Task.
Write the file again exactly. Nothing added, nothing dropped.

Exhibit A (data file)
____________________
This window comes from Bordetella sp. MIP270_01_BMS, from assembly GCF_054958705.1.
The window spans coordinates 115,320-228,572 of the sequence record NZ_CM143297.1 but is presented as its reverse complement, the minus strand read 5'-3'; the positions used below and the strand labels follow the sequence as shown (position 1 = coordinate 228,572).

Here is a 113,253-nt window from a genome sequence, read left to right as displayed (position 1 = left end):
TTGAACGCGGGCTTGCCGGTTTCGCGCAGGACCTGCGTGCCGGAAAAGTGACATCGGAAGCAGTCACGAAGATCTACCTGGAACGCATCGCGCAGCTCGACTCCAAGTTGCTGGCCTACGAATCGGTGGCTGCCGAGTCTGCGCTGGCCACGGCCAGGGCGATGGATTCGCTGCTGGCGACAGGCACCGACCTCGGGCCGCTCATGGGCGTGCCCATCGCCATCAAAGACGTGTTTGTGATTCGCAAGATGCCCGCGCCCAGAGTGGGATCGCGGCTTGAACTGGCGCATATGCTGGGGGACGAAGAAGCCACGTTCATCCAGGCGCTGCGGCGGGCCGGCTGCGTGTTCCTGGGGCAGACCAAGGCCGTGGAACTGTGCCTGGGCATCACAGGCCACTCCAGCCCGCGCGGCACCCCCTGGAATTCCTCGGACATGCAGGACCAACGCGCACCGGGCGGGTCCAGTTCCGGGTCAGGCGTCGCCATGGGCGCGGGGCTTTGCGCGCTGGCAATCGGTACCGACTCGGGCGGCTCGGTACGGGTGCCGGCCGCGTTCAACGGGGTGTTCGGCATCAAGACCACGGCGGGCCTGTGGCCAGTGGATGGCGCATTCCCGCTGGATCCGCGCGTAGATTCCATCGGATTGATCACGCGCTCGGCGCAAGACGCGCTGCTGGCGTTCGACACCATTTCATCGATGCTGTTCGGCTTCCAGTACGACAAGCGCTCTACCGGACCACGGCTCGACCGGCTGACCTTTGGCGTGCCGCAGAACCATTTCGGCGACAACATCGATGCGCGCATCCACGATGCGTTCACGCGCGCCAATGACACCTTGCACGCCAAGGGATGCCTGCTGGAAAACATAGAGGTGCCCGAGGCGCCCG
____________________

This window comes from Bordetella sp. MIP270_01_BMS, from assembly GCF_054958705.1.
The window spans coordinates 115,320-228,572 of the sequence record NZ_CM143297.1 but is presented as its reverse complement, the minus strand read 5'-3'; the positions used below and the strand labels follow the sequence as shown (position 1 = coordinate 228,572).

Here is a 113,253-nt window from a genome sequence, read left to right as displayed (position 1 = left end):
TTGAACGCGGGCTTGCCGGTTTCGCGCAGGACCTGCGTGCCGGAAAAGTGACATCGGAAGCAGTCACGAAGATCTACCTGGAACGCATCGCGCAGCTCGACTCCAAGTTGCTGGCCTACGAATCGGTGGCTGCCGAGTCTGCGCTGGCCACGGCCAGGGCGATGGATTCGCTGCTGGCGACAGGCACCGACCTCGGGCCGCTCATGGGCGTGCCCATCGCCATCAAAGACGTGTTTGTGATTCGCAAGATGCCCGCGCCCAGAGTGGGATCGCGGCTTGAACTGGCGCATATGCTGGGGGACGAAGAAGCCACGTTCATCCAGGCGCTGCGGCGGGCCGGCTGCGTGTTCCTGGGGCAGACCAAGGCCGTGGAACTGTGCCTGGGCATCACAGGCCACTCCAGCCCGCGCGGCACCCCCTGGAATTCCTCGGACATGCAGGACCAACGCGCACCGGGCGGGTCCAGTTCCGGGTCAGGCGTCGCCATGGGCGCGGGGCTTTGCGCGCTGGCAATCGGTACCGACTCGGGCGGCTCGGTACGGGTGCCGGCCGCGTTCAACGGGGTGTTCGGCATCAAGACCACGGCGGGCCTGTGGCCAGTGGATGGCGCATTCCCGCTGGATCCGCGCGTAGATTCCATCGGATTGATCACGCGCTCGGCGCAAGACGCGCTGCTGGCGTTCGACACCATTTCATCGATGCTGTTCGGCTTCCAGTACGACAAGCGCTCTACCGGACCACGGCTCGACCGGCTGACCTTTGGCGTGCCGCAGAACCATTTCGGCGACAACATCGATGCGCGCATCCACGATGCGTTCACGCGCGCCAATGACACCTTGCACGCCAAGGGATGCCTGCTGGAAAACATAGAGGTGCCCGAGGCGCCCG